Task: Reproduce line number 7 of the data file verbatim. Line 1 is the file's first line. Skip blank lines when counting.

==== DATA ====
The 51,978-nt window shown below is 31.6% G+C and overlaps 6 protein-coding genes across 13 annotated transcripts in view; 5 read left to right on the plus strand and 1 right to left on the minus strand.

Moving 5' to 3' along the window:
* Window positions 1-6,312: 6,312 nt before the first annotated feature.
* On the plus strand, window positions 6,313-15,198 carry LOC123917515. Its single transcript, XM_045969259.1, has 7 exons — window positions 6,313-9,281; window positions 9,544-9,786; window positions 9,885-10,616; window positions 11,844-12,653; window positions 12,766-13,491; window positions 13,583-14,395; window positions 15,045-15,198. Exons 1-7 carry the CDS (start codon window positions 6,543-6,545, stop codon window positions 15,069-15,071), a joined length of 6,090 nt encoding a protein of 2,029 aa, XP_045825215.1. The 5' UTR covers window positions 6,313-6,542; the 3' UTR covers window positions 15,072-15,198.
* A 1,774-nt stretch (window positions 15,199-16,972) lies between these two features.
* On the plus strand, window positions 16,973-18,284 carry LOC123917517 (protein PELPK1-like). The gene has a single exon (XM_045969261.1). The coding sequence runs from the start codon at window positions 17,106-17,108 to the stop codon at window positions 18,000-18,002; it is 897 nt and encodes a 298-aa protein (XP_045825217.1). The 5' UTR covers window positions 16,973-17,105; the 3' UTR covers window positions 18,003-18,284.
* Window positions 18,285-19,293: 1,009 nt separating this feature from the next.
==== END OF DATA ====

* Window positions 18,285-19,293: 1,009 nt separating this feature from the next.